4. They are contradicted by a world of documentation on the Internet, easily verified with search-engines. (See the box to the left.) It overwhelmingly documents the predominance of confusion and false "solutions."  It also documents that my cost concept (the same one Ewens and Crow claim was widely known decades ago) is absent from evolutionist accounts, and widely ridiculed when I advanced it on the Internet and in my book. One benefit of suffering a decade of ridicule is that it provides abundant evidence for the novelty of my idea.

  5. They are directly contradicted by a highly respected genetics journal, Heredity In its review of my paper, Ranjan Chaudhuri (reviewer, from the Institute of Genetics), and John Brookfield (editor) each indicated my cost concept is "different from its previous usage in population genetics," Brookfield wrote, "I really believe that defining the cost of a substitution [in the way that you do] makes this concept inconsistent with previous uses of the concept of a cost of selection".  That contradicts Ewens and Crow.

    In fact, Chaudhuri and Brookfield (at least initially) opposed my cost concept, each of them indicating "it is not interesting that the spread of an allele requires a reproductive excess".4  Again, that emphatically contradicts reviewers Ewens and Crow.

    That means the confusions and contradictions rise to the highest level at leading population genetics journals and disproves Ewens and Crow's claim that a clarification (such as my paper) is not needed. 

  6. In addition, my paper goes much further.  It contains new definitions, clarifications, arguments, derivations, and proofs that go far beyond anything previously published. My paper is profoundly novel. 

Thus, at Theoretical Population Biology: (1) They had acknowledged my paper is correct, and (2) Their only serious objection3 to my paper (their claim that my paper is not sufficiently new or needed) is overturned by overwhelming evidence. 

Nonetheless, they still rejected my paper. Statements from the editor, Samuel Karlin, were brief.  Seeking clarification, I phoned him, and he angrily cut me off, saying he will tolerate no further discussion.  He showed no curiosity concerning all the documented contradictions and confusions that prevail today.  Those are easy to verify, but he would have none of it.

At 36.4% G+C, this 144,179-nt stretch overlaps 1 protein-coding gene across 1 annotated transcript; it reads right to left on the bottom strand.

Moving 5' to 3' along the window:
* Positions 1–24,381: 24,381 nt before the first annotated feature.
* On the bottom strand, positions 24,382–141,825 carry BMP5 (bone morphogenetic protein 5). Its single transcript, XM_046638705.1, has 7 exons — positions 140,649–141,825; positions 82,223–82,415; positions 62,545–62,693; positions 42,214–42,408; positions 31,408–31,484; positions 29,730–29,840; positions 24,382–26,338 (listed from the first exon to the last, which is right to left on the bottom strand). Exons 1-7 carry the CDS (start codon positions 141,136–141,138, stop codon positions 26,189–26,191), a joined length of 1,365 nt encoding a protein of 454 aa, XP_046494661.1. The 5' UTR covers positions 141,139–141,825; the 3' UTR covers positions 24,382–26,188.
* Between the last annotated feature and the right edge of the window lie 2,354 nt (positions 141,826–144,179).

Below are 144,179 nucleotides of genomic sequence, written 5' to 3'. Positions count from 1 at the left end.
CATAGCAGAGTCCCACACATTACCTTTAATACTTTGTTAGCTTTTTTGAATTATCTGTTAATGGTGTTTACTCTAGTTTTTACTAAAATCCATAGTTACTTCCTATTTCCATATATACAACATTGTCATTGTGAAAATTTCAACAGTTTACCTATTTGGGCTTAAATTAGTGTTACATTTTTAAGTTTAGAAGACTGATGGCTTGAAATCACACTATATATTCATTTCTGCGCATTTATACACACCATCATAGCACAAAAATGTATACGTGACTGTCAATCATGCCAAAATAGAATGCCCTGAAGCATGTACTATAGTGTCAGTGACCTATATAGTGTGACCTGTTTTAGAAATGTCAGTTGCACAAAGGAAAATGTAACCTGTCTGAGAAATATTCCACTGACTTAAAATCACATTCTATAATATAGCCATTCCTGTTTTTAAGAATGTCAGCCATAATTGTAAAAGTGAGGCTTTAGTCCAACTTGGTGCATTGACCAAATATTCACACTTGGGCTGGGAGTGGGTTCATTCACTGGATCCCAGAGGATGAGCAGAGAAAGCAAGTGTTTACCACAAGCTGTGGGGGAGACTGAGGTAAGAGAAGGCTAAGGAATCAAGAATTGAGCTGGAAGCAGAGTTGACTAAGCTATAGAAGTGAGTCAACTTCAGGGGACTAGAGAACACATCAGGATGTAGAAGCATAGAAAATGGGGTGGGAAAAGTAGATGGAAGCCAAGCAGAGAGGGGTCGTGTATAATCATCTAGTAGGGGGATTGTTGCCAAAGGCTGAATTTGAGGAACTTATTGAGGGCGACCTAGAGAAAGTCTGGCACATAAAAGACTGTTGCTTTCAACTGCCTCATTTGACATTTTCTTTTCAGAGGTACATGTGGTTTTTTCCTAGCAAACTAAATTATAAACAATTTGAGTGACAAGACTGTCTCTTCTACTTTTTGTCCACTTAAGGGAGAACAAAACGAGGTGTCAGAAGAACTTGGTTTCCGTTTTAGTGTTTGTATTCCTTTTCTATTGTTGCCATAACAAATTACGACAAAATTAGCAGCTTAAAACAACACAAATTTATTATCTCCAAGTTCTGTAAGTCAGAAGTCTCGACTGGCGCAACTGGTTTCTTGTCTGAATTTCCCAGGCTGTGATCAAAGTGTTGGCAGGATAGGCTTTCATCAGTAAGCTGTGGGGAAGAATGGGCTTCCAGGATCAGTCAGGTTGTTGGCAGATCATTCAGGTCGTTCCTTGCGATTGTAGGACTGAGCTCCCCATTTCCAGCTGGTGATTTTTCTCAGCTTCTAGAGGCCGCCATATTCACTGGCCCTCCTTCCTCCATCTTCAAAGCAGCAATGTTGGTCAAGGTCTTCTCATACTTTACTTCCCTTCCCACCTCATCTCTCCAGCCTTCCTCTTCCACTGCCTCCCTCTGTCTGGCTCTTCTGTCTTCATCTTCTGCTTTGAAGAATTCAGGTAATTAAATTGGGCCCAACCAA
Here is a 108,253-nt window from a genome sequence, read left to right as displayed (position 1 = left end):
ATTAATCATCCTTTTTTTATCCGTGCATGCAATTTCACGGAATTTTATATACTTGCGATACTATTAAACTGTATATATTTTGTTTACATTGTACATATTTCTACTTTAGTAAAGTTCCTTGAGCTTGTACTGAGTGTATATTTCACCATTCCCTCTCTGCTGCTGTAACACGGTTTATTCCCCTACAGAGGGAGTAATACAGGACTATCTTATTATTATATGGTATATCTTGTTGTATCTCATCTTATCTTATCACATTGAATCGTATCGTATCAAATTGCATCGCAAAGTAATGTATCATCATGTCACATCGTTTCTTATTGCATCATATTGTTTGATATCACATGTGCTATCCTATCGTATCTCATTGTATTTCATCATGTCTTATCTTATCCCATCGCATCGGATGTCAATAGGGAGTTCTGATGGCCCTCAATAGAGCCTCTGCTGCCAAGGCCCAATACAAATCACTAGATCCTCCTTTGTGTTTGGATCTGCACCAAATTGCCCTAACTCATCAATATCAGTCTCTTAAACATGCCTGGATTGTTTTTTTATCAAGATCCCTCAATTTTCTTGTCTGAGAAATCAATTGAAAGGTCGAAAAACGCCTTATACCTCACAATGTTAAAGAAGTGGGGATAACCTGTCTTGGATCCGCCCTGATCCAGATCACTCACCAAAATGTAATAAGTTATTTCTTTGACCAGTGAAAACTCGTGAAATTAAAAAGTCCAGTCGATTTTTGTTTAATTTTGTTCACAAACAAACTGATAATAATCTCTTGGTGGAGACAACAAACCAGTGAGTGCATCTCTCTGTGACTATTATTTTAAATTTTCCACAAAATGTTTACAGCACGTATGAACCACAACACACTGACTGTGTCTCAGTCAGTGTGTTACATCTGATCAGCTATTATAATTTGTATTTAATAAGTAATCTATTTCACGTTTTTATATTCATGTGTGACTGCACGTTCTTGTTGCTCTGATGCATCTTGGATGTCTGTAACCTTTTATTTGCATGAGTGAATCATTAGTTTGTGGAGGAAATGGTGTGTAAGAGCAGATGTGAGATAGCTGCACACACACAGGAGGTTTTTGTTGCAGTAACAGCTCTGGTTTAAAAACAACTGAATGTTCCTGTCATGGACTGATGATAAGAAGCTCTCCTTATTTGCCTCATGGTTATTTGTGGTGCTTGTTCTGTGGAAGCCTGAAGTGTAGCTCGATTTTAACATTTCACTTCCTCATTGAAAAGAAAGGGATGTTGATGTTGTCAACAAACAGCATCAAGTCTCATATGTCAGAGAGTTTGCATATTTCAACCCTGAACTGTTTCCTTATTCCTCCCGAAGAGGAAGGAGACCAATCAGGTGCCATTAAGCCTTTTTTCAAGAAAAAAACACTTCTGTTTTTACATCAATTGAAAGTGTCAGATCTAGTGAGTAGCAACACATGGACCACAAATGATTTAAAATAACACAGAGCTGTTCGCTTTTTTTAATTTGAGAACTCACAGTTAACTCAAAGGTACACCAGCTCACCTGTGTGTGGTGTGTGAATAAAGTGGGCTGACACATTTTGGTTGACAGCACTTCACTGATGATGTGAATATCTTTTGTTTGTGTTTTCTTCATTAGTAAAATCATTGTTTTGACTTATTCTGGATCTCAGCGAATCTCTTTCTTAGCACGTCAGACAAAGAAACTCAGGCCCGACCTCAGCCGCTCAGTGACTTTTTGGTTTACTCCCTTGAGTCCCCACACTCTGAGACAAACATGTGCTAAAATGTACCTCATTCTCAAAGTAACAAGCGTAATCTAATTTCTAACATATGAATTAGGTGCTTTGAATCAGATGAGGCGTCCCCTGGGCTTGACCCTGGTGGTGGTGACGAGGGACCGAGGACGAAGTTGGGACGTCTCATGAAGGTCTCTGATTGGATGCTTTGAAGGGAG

That is why I must open-up this review process to public scrutiny. Haldane's Dilemma is a scandal that just keeps growing. 

You've heard the accusation that creationists "do not publish in mainstream peer-reviewed journals." Well, my paper is a test case. Haldane's Dilemma is an important evolutionary problem, and my paper provides a clarification that is long overdue. My paper is error free, and has been deemed correct by capable authorities. It has been re-written many times to meet their recommendations. Nonetheless, they refuse to negotiate a suitable publication of it. 

Do they have hidden motives? Perhaps. Perhaps they are contented that Haldane's Dilemma remain confused and unclear, languishing in obscurity. Or perhaps they dislike 'outsiders' such as me. Only insiders need apply. It's a members-only club.  Perhaps.  ...  But there is a more likely motive in this case; a motive that directly affects them personally. That is, the publication of my paper (even without it saying so) would draw attention to their epic many-decades-long negligence. Authorities had an obligation to pursue-and-display the truth about Haldane's Dilemma, which they failed to do. So they were at least passively negligent. That is, perhaps they were as confused as anyone else, and they simply failed to pursue a clarification.  But the situation now appears far worse. For if evolutionary authorities knew the truth decades ago (as Ewens and Crow now claim), then they were knowingly negligent, and knowingly allowed confusion and falsehood to thrive, as it does to this very day.  That would take their culpability to a whole new level. They had many opportunities, and many decades, to clear up the confusion.  But they didn't.  They remained silent. 

Their attempt, to likewise silence my paper, cannot stand.